Take an intimate look at six technology-using high schools and gain useful insight regarding how computer and Internet technology can best support teaching and learning. The Connected School offers school administrators, leaders, and teachers a behind-the-scenes look at what happens when a school becomes "connected," not just in terms of computers and networking but in terms of teacher collaboration and support as well. Based on the real life experiences of six "connected" schools, the authors make a compelling case for the appropriate use of technology and show how it can greatly enhance students' learning experiences and further their educational goals, even in challenging urban settings.
Table of Contents
Preface. The Authors. 1. Introduction. Technology, Equity, and School Reform. 2. Now We've Come to the Point Where We've Started. Moving Beyond Providing Technology Access. 3. Toss the Typewriters! Connecting to the New World of Work. 4. Don't Call Us a Computer School! Technology in Support of Academics. 5. Like a Family. Technology's Role in a Progressive High School. 6. Taking It to the Next Level. Seeking Technology to Match Their Students. 7. Show Them How We're Learning. Students at the Tech Center. 8. Summing Up. Technology Use in Urban High Schools. References. Index.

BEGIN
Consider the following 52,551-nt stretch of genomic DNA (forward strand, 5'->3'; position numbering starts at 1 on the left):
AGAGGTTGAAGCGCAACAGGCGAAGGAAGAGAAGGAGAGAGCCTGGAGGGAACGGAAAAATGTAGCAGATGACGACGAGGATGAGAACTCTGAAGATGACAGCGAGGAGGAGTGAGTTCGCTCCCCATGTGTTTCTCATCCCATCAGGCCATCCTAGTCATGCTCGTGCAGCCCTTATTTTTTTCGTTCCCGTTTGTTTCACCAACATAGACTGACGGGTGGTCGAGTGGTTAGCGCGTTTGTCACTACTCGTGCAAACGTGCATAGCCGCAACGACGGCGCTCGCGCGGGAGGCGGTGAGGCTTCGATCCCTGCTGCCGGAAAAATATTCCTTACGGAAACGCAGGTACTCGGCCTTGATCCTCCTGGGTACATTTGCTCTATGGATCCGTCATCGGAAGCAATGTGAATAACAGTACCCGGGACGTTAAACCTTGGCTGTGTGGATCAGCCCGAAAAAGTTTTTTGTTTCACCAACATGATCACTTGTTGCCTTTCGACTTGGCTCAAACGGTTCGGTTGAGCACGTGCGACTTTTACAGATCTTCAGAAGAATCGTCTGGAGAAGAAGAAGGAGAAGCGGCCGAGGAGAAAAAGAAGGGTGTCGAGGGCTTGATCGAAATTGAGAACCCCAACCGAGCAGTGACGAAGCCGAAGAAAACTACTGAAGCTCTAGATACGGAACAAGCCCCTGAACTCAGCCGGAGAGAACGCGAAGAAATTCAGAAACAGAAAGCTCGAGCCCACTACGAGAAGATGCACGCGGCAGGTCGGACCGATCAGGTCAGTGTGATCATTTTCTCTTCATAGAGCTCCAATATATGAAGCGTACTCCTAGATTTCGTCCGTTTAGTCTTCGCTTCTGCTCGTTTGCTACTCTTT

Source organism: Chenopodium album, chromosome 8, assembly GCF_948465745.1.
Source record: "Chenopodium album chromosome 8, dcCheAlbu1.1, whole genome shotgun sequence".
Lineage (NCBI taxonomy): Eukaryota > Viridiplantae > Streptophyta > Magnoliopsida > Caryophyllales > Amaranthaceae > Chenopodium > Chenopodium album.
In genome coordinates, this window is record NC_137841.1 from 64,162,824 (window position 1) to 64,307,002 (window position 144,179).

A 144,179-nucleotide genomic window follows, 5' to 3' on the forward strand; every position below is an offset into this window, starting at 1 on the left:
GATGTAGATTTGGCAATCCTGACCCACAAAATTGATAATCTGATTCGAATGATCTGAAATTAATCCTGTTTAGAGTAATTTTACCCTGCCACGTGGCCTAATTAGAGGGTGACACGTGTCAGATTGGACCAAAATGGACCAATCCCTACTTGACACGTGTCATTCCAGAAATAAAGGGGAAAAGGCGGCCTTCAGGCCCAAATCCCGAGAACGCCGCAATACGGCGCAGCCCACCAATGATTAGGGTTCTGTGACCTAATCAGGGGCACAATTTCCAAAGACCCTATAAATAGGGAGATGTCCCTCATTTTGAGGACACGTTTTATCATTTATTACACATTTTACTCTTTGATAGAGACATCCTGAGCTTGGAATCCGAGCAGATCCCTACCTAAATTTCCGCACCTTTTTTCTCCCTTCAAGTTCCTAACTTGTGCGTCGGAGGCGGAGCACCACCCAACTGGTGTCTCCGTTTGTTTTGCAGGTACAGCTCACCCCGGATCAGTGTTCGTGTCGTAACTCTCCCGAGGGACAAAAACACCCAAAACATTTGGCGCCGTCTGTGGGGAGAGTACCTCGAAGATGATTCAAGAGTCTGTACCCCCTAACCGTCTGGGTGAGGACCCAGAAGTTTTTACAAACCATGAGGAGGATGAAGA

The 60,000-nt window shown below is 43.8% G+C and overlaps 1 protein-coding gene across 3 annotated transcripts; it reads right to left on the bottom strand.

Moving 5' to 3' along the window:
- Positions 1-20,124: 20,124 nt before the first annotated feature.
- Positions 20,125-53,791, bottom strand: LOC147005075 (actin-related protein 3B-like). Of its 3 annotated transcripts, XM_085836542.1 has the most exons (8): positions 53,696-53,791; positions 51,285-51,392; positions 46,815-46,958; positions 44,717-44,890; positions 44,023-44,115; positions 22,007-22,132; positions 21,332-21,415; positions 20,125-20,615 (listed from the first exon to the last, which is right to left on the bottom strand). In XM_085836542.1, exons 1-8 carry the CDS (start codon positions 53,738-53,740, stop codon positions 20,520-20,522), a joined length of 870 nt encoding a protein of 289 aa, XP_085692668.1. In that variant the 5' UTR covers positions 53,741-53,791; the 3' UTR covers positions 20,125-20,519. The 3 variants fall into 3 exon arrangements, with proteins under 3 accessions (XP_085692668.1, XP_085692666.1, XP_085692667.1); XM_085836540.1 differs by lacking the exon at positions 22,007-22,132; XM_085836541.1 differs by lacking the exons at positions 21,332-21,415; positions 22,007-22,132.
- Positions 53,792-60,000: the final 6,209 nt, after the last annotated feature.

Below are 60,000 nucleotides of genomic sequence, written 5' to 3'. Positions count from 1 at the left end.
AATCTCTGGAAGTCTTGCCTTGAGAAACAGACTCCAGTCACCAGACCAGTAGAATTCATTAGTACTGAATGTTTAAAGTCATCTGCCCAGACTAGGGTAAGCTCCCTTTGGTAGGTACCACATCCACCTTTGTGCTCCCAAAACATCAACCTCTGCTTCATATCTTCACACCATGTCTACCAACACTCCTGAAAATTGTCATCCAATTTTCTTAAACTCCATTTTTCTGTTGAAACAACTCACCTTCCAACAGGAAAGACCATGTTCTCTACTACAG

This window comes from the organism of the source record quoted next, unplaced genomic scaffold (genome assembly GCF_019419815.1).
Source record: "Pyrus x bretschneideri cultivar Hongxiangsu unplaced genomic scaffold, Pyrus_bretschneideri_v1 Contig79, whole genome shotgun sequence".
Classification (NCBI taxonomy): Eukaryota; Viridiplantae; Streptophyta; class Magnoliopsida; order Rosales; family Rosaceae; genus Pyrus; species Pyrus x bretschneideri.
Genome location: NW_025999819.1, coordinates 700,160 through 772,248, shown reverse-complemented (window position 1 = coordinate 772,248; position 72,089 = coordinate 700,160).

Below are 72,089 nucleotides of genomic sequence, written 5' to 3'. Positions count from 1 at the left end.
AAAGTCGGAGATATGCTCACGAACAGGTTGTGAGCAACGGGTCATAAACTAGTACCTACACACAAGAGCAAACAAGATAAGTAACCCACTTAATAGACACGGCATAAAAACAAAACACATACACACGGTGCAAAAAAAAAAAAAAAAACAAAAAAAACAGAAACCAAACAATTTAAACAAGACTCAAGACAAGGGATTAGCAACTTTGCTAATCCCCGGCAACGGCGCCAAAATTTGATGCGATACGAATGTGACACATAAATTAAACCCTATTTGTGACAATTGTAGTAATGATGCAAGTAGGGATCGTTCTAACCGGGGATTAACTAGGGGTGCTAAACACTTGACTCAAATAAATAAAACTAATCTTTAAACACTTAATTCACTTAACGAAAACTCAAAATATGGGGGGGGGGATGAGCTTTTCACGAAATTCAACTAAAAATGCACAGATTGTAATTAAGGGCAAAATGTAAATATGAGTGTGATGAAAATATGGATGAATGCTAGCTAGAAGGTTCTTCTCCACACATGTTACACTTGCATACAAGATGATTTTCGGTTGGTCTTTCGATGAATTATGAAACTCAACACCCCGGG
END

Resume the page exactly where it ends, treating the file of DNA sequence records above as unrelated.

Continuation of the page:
Barbara Means is directs of the Center for Technology in Learning at SRI International, an independent nonprofit research organization based in Menlo Park, California. She also codirects the assessment research team of the Center for Innovation Learning Technologies, a center funded by the National Science Foundation. William R. Penuel is a senior educational researcher at the Center for Technology in Learning at SRI International. Christine Padilla is assistant director of SRI's Center for Education Policy.